The power of relationships

Although the moments were nice, Bruckner knows that it’s the people and relationships that he will remember and miss the most. “Programs are nice, but programs and events don’t change people’s lives,” he says. “Relationships do, and I’ve always believed in the power of relationships.”

This power of relationships, Bruckner says, has had an incredible impact on his life, and feels fortunate to have had those mentors who have helped him along the way. He also believes that mentoring has no age barrier: “You are never too young to make a difference in someone else’s life. Mentoring comes in all shapes – RAs, student athletes, tutors — and with the right attitude on both sides, they can transform into important relationships.”

At his ‘Living on Purpose’ talk in March, Bruckner said that he “hopes and thinks” that he’s had an influence in a few people’s lives during his career. But, as noted before, Bruckner likely knows thousands of alumni, and it’s easy to say that many view him as an integral part of their Muhlenberg experience.

Elizabeth Einhorn ’05, one of Brucker’s many Presidential Assistants, says that he represents a mentor and close friend, something she feels is not uncommon for other alumni who know him. “The thing that’s so unique about Mike is that he’s genuine and supportive of everyone,” she says. “He’s someone who truly embodies the Muhlenberg community and spirit, and someone I’m very lucky to have as a role model.”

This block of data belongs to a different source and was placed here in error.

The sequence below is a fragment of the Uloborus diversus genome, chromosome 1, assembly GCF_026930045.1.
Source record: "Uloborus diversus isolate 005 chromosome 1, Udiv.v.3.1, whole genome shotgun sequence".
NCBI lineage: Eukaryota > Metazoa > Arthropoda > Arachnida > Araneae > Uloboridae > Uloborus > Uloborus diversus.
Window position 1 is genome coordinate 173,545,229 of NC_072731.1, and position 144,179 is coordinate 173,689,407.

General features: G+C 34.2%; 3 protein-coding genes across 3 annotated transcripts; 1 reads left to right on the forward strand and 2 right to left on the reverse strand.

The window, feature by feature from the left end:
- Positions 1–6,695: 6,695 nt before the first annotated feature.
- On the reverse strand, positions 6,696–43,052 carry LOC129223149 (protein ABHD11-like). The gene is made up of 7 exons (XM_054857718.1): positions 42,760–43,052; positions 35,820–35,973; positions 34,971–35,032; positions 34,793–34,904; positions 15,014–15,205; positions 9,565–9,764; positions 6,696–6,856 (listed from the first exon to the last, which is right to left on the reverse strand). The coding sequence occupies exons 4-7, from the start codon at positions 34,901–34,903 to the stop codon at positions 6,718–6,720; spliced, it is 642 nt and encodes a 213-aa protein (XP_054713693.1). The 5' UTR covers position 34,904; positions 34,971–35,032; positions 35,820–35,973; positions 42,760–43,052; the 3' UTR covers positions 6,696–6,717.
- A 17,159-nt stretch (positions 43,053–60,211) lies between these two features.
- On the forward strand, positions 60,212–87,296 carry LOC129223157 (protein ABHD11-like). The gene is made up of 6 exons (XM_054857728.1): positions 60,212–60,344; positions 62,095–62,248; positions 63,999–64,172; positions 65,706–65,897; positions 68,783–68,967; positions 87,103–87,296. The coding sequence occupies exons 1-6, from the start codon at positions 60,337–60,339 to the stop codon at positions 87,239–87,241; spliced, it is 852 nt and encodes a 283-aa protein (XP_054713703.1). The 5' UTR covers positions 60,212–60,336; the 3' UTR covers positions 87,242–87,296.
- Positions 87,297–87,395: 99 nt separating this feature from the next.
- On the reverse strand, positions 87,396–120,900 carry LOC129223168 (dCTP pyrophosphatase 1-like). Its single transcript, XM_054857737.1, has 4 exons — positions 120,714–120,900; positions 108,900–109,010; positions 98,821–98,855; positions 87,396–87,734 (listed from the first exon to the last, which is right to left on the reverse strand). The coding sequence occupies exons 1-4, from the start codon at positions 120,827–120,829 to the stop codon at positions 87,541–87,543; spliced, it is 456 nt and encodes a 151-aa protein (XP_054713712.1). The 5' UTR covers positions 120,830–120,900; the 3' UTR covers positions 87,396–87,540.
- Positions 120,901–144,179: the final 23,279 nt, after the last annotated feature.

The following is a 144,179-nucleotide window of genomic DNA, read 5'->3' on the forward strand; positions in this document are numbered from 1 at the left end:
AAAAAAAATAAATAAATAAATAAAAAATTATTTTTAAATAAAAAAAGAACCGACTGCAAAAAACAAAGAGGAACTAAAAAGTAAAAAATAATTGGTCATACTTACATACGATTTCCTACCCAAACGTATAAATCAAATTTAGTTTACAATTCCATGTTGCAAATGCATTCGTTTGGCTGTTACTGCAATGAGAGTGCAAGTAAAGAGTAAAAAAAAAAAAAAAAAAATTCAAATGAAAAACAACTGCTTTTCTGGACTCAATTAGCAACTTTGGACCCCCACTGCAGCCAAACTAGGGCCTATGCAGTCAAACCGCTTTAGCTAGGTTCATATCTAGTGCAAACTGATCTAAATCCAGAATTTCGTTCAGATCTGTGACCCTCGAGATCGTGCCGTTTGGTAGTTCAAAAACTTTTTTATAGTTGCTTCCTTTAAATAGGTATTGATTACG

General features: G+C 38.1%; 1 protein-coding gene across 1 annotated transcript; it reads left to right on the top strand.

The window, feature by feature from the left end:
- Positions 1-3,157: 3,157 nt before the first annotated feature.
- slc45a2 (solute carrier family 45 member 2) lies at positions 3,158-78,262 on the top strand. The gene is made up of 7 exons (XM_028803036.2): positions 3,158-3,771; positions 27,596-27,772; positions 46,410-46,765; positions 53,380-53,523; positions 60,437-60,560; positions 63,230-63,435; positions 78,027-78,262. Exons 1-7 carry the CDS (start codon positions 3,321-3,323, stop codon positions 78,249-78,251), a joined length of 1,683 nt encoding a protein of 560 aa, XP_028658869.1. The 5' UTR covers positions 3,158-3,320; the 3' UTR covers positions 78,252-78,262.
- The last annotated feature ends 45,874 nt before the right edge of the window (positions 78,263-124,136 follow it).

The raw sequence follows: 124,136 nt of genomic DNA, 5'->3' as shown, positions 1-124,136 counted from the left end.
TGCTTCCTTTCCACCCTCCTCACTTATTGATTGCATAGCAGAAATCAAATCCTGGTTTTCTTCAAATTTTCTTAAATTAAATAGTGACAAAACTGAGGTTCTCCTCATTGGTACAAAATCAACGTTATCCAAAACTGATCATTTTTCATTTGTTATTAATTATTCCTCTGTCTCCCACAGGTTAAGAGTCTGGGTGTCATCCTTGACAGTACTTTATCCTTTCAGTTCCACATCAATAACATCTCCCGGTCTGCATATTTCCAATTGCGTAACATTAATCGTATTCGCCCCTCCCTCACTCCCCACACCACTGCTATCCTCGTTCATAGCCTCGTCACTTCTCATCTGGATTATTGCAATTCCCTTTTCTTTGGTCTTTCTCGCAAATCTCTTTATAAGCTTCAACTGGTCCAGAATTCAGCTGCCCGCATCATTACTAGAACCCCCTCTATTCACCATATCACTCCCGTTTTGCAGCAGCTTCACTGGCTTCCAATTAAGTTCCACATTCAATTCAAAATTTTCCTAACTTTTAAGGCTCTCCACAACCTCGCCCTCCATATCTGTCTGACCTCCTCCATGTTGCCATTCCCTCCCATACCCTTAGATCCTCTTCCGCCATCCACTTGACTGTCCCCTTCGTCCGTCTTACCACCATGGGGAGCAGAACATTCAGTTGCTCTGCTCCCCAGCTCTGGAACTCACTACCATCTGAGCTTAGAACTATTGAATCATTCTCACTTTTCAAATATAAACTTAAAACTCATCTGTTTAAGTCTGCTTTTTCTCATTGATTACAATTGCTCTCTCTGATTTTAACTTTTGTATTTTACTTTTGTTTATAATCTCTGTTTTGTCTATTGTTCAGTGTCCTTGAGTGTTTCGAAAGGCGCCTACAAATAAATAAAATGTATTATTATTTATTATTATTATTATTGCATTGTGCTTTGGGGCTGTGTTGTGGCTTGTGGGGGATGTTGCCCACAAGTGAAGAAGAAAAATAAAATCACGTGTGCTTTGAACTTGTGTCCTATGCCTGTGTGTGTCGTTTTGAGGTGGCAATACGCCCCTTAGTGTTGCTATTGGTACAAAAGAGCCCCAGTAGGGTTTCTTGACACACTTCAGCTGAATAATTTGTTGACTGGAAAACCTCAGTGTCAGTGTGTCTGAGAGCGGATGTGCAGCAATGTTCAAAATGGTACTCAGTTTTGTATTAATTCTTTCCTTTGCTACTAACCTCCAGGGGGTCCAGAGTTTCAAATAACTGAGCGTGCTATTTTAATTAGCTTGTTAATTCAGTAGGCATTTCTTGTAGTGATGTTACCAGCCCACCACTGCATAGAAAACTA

Moving on

Although Bruckner’s official retirement begins at the end of June, his love of Muhlenberg means he’ll still be present on campus; he plans to attend as many athletic events as possible, even as he comes to know less and less of the athletes on the field. He’s also looking forward to spending more time with Jane, his wife of nearly 36 years, his two daughters, Katie and Jennifer, and his two grandsons.

For now, Bruckner is ready to retire, and he looks back on his time at Muhlenberg very fondly. “Hopefully I’m leaving the College in a better place than when I arrived,” he says. “The College has been here 170 years and will be here for another 170, and although I don’t expect anyone to remember me, it’s been a great run.”

The Weekly would like to thank Mike Bruckner for his help through the years and wish him the best in retirement.